Review: Speyburn Bradan Orach

“Bradan Orach” is Gaelic for Golden Salmon, but I am assured that no fish were harmed in the making of this whisky. This is a NAS release from Speyburn, matured exclusively in ex-bourbon barrels. No other production information for this Highland whisky is available.

Grain-forward but not grain-heavy, Bradan Orach offers a nose of heather and classic “amber waves of grain,” just ever so lightly touched with red berries, smoke, and savory bacon fat. The palate is gentle and continues the granary theme, with a woody undertone that grows in prominence as the experience builds on the palate. The body is a fresh, but a bit chewy — the grain-heavy flavor profile makes me want to gnaw on it like a hunk of bread. As the wood-and-grain finish fades, you’ll find some green apple character hiding beneath all the savory notes, and a fade-out that offers a momentary glimpse of sweet vanilla custard.

This is a simple whisky, but it comes with a simple price tag. I prefer the similarly-priced Speyburn 10 Years Old to this release, but if you’re looking for something with a little more grit and a clearer focus on the barley, Bradan Orach is worth a look. Honestly, for 20 bucks, it can’t hurt.

80 proof.

B / $20 / speyburn.com

Review: Tobermory Single Malt Scotch Whisky 10 Years Old

Scotch drinkers quickly learn the four major regions in Scotland that produce whisky: Lowlands, Highlands, Speyside, and Islay. But they aren’t the only parts of Scotland producing whisky, just the ones producing the most. Tobermory hails from the Isle of Mull, located to the west of the mainland and about 23 miles north of Islay. The distillery was built near the northernmost part of the island in the town from which it draws its name.

Tobermory is not a new distillery. The label notes that it was established in 1798. But the distillery closed periodically throughout its history and changed hands many times. As a result, the quality of the scotch has varied over time and one might be wary of giving this young malt a try. But recent years have seen the quality of the scotch improve significantly, and now it stands as a bold, enjoyable (and affordable) dram worthy of serious attention.

Tobermory’s light golden color attests to the fact that it was aged entirely in ex-bourbon barrels and for only ten years. Un-chill filtered and bottled at 46.3% alcohol, the whisky is both assertive and complex. On the nose, Tobermory is floral and offers honey and vanilla with some pepper, a slight herbal element, as well as a bready component. It also has a distinctive briny quality that makes the whisky stand apart from other bottlings.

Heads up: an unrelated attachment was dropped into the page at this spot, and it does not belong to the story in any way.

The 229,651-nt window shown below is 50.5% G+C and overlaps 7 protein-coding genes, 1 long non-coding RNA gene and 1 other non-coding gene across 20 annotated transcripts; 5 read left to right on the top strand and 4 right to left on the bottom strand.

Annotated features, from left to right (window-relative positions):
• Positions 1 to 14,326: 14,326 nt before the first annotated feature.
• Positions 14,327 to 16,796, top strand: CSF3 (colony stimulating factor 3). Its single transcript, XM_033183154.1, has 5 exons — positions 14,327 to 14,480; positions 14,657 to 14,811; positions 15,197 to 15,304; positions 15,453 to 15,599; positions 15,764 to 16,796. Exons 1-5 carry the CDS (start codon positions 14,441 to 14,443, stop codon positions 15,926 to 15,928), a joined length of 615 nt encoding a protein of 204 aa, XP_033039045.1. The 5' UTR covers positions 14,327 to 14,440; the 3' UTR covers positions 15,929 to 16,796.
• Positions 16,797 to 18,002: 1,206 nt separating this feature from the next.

Tasting Tobermory, one might guess it was made with lightly peated malt, but the touch of smokiness and stronger saltiness derive entirely from the water the distillery uses, which runs over peat bogs near the distillery. Following a bright, briny entry, Tobermory offers flavors of honey, dried fruit, and pepper. The whisky has a surprisingly long, sweet finish for its age, exhibiting no bitterness at all, although the high alcohol content does lend the dram a bit of a burn. Still, I wouldn’t recommend adding water to Tobermory. The alcohol level seems well suited to the Scotch, whose flavors really pop at the slightly high abv. Tobermory is probably not a Scotch for newbies, but it might be a treat for someone who has tried and enjoyed more straightforward single malts and wants to sample something powerful yet nuanced.

92.6 proof.

A- / $55 / tobermorydistillery.com

Review: Benromach 35 Years Old

Speyside-based Benromach’s 10 year old expression is a lively but entry-level whisky that’s clearly made with love thanks to owners Gordon & MacPhail, one of Scotch whisky’s most noteworthy independent bottlers. G&M acquired this property, built in 1898, only in 1993 and began producing whisky in 1998. That makes this 35 year old expression a bit of an anachronism; this is stock from an old barrel that came along with the distillery purchase and is only now seeing release.

Matured entirely in first-fill sherry casks, this is a vastly different experience than modern Benromach, which focuses heavily on granary notes tinged with peat. In the 35 year old we find intense, almost overwhelming sherry notes kicking things off on the nose — ample flamed citrus peel galore but also oiled leather, some freshly-mown grass, and a hint of green banana. The palate is rich and fruity, offering notes of fresh tangerine and blood orange, backed up with ample notes of clove-and-cinnamon-heavy baking spices, gingerbread, raisin/prune, walnuts, and a bit of furniture polish creeping on the back end

The finish is spicy, racy, and alive with flavor, providing a callback to the nuttier elements that come to the fore earlier in the experience, ending on a note of coconut and nougat. All told, this is a stellar whisky that, I would be remiss not to mention, you will have to pay handsomely to experience.